Archive for the ‘Gear’ Category

PB162499We’re planning a little backpacking venture this weekend. We’ll hike 3-4 miles in, set up camp, and then swim in the alpine lake and scramble the ridges above for a day or two.

This is a place we return to almost every summer, so I know the kids are very capable of the trail. But I wonder how much more of our gear those very capable kids can help carry. Of course, I googled it. Looks like there are percentages like 10-15- 20% out there, mainly in regards to carrying backpacks to school. For backpacking specifically, I found 25% of their weight.

I know my kids carried heavy packs in Mexico, walking for short periods as we traveled on and off buses and set up camp in different regions. At that time they carried everything they had: clothes for a week, a book, souvenirs. No way do I want them to carry that much on the trail. I want them to still be smiling even after an hour of hiking.

This week, we’ll watch the weight. And I’ll find a scale and weigh those packs, and report back here.


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Tenting Togetherness

P8040578While we’re riding more separately, with Noah on his own bike, we’re still sharing the family tent. I love our conversations at night, and we’ve worked out a sleeping arrangement that works for us.

The kids sleep on the sides, with the parents in the middle. And every night Tom and I trade places. So one night I sleep next to one child, and the next night the other, and I always get to sleep next to my husband. It works great and allows for varied snuggles and back rubs from the person next to you.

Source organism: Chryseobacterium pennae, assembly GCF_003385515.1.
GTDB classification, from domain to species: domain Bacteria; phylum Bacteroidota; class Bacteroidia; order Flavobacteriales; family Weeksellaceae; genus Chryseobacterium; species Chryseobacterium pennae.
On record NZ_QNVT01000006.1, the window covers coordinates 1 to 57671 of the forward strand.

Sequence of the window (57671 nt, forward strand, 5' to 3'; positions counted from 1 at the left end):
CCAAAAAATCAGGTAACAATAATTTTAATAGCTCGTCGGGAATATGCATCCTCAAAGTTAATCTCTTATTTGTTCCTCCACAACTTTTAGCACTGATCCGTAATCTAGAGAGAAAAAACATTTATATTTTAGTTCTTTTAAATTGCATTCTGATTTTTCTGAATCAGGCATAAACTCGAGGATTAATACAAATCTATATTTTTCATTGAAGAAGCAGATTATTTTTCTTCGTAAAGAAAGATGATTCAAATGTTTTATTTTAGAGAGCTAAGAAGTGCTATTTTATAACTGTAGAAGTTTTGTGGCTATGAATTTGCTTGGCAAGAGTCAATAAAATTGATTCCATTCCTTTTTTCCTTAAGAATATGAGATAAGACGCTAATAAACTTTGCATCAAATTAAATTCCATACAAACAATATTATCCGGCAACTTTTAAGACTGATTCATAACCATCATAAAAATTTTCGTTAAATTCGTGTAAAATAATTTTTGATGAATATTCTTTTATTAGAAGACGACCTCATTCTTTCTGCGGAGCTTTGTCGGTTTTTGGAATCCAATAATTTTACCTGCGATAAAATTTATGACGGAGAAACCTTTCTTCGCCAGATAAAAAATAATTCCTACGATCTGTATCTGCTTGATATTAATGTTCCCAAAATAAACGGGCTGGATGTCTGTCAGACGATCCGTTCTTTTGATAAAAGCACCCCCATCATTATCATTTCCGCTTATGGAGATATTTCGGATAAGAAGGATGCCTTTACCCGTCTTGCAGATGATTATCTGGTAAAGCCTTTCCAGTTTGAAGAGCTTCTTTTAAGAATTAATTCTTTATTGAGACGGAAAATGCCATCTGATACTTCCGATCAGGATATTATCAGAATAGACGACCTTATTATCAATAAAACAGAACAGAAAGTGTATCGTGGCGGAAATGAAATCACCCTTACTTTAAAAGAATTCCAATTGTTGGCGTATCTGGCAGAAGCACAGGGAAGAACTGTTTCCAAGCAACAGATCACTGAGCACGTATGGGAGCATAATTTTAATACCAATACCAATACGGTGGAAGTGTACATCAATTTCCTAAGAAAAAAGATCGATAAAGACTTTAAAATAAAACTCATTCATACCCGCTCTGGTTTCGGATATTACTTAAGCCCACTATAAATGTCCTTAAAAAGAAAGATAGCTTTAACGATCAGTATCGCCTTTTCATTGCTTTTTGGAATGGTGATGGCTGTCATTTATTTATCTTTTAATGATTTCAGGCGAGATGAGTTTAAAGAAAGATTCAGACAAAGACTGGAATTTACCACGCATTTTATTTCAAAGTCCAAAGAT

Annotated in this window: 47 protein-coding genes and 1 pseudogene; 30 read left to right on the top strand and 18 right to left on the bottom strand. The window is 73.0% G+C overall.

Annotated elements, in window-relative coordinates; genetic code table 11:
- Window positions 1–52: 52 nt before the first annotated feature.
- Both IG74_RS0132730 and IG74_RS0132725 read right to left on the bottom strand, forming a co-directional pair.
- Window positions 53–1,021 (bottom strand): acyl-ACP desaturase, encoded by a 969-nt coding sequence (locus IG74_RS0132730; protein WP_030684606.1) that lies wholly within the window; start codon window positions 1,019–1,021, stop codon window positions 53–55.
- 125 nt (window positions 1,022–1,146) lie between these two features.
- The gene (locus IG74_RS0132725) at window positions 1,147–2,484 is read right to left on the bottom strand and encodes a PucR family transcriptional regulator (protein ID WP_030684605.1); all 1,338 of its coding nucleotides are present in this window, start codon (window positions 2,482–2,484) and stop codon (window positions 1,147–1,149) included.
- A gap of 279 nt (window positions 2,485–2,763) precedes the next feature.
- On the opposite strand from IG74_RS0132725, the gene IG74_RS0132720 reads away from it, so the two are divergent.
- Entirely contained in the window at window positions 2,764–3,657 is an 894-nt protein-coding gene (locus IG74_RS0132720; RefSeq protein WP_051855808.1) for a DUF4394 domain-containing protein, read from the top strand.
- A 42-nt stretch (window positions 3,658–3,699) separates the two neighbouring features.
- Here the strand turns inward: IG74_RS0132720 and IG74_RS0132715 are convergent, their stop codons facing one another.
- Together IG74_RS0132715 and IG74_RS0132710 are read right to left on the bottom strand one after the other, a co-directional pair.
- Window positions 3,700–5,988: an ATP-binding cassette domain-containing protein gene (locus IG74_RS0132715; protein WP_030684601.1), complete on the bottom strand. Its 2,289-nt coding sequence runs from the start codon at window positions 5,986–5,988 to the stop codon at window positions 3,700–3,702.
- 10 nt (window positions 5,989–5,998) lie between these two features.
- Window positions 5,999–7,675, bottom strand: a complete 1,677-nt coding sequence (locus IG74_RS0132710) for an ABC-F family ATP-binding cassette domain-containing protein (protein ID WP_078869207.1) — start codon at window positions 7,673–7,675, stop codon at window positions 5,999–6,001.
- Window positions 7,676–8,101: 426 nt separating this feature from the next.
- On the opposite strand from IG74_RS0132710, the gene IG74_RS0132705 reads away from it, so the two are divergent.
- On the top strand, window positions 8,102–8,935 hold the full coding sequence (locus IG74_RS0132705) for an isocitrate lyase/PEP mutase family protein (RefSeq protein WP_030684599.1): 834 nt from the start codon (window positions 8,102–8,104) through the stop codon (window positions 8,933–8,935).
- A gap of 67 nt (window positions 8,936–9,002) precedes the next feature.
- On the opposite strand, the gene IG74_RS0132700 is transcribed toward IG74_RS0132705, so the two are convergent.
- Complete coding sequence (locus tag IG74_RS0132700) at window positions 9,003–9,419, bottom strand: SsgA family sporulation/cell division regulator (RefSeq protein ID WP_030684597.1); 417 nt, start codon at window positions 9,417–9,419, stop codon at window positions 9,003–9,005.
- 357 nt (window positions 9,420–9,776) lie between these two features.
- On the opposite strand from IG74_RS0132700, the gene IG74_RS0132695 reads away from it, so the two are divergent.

I love tenting as a family. I think we’re close to teenagers preferring their own tent, but meanwhile I’m savoring the fun of all being together.

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P8030564The new bicycle configuration, with Noah on his own bike, means that he’s quick on the uphills but the loaded bikes get far ahead of him – or need to brake a lot – on the downhills. This makes for interesting riding if it is very hilly, as it is hard to keep the group together.

We rode about 120 miles in the first 3 days. And then Noah was really tired. Even with Dana occasionally trading places with him, that was too much too fast.

So we’re feeding him much more (above he even has a lollipop in his mouth), scaling back the mileage, and planning some rest days.P8020553 There have also been a few unplanned rest stops. We’ve had a flat tire every day, with two for me in one hour, until we figured out I actually needed a new tire. The tube was bulging out through a thin spot in the tire sidewall, and when I applied my brakes it was just enough additional pressure. Next came the unpleasant pop that signals another flat.

Tom patched the tire with the largest patch we had, even left the backing on for more strength, and we bought a new tire at a nice shop in Sequim, Washington. We’re now hoping for more planned, rather than unplanned stops, although the one in the photo was a good spot – even had a little bench to sit on.

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P7270485Climbing Snowking Mountain this week involved the hottest buggiest approach I’ve ever experienced. Smartly, my friend Liz had brought her headnet. I have never worn one except on a 4-day backpack in the Talkeetnas in Alaska, and that one was borrowed. Watching Liz, I’m sold on the usefulness of it. If you can just know ahead of time what the bug factor will be.